Why the Universal Postal Union is hurting small businesses

The amount you pay for international shipping rates via your national postal service is regulated by an entity called the Universal Postal Union (UPU), which will meet in 2016 to set its new long-term strategy.  According to Fortune Magazine, national governments aren't paying attention.  But small makers need parity in shipping rates to compete in the global marketplace.  Due to UPU subsidies, it can cost $30 more to ship a 1 lb package from the U.S. overseas than it costs a business overseas to ship the same package to the U.S., and other developed countries face a similar imbalance. That's a big deal when you're shipping small packages to international customers. We did a little research on international shipping costs to learn more.

China has been the biggest beneficiary of UPU subsidies, and its impact on U.S. internet sellers was the focus of this Washington Post article.

Malaysia's national post appears to benefit from UPU subsidies to the tune of about $29, but commercial shipper Fedex's rates have parity, more or less, in both directions.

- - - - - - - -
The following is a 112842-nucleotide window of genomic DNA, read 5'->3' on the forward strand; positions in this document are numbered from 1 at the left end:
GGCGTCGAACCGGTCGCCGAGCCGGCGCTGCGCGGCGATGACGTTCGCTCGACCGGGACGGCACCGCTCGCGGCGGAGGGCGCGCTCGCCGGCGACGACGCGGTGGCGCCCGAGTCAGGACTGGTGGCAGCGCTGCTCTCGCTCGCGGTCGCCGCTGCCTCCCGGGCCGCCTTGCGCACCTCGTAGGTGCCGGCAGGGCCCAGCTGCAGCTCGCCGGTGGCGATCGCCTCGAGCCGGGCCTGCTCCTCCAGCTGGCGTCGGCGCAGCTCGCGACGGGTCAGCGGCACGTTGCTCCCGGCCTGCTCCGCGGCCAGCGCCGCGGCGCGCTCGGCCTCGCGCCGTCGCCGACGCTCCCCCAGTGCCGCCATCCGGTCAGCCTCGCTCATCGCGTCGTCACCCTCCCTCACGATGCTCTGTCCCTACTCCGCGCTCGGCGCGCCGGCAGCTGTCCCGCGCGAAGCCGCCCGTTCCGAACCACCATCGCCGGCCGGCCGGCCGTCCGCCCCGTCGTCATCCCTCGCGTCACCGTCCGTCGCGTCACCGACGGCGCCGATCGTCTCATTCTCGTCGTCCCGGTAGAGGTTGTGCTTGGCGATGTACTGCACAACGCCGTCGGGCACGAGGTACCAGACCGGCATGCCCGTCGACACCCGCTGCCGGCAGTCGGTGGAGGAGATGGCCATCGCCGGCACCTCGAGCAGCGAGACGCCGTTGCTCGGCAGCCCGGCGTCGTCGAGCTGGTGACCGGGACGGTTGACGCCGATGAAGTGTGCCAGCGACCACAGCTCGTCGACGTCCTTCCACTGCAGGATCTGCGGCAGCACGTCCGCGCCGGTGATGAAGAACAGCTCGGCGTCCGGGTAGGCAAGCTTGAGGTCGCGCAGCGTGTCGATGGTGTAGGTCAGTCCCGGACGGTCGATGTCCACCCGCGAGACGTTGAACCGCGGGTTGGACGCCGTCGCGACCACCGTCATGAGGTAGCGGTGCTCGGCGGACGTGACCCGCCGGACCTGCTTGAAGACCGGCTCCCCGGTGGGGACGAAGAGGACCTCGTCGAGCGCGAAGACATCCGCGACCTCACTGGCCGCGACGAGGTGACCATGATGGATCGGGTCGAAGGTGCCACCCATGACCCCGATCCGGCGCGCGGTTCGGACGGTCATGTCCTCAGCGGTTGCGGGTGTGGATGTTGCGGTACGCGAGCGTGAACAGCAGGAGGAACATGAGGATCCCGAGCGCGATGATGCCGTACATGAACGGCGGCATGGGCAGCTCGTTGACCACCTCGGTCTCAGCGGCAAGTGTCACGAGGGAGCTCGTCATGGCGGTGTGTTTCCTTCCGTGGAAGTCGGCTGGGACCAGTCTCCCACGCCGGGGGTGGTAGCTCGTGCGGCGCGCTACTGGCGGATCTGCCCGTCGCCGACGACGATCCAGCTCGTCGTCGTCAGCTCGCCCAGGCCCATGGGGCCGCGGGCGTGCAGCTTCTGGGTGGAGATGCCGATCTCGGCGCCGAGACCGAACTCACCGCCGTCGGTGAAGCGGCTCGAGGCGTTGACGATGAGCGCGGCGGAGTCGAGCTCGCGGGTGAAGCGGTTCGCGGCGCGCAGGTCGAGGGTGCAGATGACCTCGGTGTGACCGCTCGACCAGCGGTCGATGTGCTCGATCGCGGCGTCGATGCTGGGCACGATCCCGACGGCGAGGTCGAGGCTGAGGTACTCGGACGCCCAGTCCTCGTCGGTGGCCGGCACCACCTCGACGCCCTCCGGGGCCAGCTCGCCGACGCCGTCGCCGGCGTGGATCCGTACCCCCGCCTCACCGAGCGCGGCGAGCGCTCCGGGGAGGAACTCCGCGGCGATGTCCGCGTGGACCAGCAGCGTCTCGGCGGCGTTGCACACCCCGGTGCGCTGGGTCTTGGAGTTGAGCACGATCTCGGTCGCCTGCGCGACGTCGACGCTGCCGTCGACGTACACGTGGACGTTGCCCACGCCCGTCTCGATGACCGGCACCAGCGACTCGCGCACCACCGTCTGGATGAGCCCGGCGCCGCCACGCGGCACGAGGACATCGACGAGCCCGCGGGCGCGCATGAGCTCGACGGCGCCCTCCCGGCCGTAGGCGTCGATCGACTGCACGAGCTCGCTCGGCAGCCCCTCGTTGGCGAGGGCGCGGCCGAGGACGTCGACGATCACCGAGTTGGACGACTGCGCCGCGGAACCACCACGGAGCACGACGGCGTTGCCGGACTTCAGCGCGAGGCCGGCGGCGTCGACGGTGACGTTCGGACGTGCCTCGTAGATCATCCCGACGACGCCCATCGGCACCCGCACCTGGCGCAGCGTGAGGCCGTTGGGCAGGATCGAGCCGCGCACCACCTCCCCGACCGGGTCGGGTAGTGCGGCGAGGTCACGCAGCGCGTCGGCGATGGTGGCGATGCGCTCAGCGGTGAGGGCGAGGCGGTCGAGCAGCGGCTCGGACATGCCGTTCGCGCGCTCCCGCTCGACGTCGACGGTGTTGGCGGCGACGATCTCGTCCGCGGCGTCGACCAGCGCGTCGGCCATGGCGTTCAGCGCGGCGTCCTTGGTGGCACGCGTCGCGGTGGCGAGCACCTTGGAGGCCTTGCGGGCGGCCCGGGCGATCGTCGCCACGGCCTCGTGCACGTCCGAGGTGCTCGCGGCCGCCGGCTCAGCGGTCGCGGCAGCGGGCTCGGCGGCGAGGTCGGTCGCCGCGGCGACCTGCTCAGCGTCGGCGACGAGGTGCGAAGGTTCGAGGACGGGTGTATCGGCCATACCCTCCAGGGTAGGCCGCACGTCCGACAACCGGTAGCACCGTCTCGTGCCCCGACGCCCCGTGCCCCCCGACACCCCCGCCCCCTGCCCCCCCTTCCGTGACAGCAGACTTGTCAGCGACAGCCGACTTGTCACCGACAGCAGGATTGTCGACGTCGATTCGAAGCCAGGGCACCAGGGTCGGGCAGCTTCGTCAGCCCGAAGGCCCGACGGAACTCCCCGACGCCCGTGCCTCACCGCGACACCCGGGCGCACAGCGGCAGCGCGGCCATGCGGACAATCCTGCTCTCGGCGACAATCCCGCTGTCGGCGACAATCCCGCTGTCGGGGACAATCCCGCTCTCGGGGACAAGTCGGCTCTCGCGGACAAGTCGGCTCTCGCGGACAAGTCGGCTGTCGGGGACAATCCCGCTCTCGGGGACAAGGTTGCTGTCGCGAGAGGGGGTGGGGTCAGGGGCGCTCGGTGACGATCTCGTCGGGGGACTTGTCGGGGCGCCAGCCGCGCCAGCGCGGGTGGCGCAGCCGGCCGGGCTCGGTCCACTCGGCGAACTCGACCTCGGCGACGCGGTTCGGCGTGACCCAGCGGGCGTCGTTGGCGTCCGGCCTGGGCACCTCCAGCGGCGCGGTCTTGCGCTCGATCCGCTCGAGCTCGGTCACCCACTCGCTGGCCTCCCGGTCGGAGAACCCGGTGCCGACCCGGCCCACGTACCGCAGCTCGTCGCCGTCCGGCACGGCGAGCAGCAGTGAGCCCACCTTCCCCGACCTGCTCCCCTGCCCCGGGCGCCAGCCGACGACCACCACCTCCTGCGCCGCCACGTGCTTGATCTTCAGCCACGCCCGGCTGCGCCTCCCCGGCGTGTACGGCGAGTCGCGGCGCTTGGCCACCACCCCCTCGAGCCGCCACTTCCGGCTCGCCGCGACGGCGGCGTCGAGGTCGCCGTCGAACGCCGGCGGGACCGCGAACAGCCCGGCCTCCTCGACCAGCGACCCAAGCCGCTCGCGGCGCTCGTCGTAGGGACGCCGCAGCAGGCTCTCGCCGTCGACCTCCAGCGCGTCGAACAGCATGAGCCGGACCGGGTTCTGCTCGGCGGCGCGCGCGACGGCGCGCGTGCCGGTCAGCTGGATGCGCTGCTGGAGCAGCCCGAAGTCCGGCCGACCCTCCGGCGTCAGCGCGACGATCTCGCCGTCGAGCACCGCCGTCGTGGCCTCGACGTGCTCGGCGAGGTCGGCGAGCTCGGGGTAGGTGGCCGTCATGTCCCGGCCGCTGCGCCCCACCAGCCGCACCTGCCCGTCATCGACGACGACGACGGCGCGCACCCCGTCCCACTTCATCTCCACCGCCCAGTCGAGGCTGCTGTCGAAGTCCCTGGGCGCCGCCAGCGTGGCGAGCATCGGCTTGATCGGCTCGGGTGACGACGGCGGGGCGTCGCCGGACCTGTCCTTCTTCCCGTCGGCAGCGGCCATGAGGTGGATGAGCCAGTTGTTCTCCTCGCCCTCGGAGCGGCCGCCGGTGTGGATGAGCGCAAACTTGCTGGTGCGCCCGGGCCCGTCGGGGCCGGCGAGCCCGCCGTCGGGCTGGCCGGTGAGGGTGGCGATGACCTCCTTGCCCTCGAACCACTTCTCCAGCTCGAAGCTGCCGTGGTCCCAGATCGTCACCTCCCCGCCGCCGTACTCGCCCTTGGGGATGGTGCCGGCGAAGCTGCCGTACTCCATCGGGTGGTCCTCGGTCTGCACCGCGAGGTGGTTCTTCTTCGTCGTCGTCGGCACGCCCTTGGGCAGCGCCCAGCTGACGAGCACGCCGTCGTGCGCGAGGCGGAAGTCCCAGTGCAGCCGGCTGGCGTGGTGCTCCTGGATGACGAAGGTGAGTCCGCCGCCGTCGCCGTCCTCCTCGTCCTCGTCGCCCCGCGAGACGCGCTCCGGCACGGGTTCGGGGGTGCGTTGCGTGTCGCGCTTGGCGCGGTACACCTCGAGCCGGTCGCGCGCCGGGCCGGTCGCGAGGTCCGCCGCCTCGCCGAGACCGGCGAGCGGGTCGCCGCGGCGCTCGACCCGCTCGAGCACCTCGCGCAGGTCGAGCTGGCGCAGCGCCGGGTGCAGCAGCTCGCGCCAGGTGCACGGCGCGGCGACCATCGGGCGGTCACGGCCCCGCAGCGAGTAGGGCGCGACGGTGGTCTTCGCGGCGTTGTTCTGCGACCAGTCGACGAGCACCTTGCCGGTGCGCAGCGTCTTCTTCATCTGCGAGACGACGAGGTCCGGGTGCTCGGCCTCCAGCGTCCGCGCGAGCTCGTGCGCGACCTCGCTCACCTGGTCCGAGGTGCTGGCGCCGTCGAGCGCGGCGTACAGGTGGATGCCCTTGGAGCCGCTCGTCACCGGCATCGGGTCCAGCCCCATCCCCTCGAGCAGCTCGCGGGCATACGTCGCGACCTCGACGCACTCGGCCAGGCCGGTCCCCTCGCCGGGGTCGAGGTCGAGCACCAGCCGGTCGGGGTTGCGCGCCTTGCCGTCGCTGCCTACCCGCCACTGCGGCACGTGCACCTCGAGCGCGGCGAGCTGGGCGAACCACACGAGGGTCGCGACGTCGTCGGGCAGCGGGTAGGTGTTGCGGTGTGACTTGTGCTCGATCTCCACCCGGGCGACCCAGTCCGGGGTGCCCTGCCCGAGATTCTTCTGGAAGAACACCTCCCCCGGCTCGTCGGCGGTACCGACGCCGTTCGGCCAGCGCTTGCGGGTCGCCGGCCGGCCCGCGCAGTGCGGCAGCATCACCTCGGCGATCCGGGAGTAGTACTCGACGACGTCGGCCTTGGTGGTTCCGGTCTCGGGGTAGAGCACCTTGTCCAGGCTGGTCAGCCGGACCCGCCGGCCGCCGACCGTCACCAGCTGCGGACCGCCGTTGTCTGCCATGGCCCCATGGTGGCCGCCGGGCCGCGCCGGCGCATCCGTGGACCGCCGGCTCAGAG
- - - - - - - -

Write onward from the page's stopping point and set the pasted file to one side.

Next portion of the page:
Japanese shippers appear to benefit from UPU to the tune of $31. But, oddly, commercial carrier Fedex seems to charge Japanese shippers more than U.S. shippers to send the same package to the U.S. and Japan, respectively.

Australian and U.S. shippers enjoy parity, more or less, with Aussies holding a slight advantage.

Singapore shippers using national post enjoy a $20 subsidy; however, Fedex rates are more or less on par.


Shipping rate parity is far from a reality.  UPU reform is needed to level the playing field for small businesses globally. While it's wonderful for developed countries to help developing countries grow their economies through exports, the reality of UPU doesn't make sense. Developing countries like China that receive UPU subsidies are net exporters and economic powerhouses. In the meantime, small businesses in developed countries like the U.S. are unable to compete in the global marketplace because of high shipping costs, and they even pay the price in higher domestic shipping costs, which may be raised to subsidize the growing volume of small shipments coming from overseas.  Developing countries should be competing fairly based on a value proposition that includes unique products and lower labor costs, not on subsidized shipping.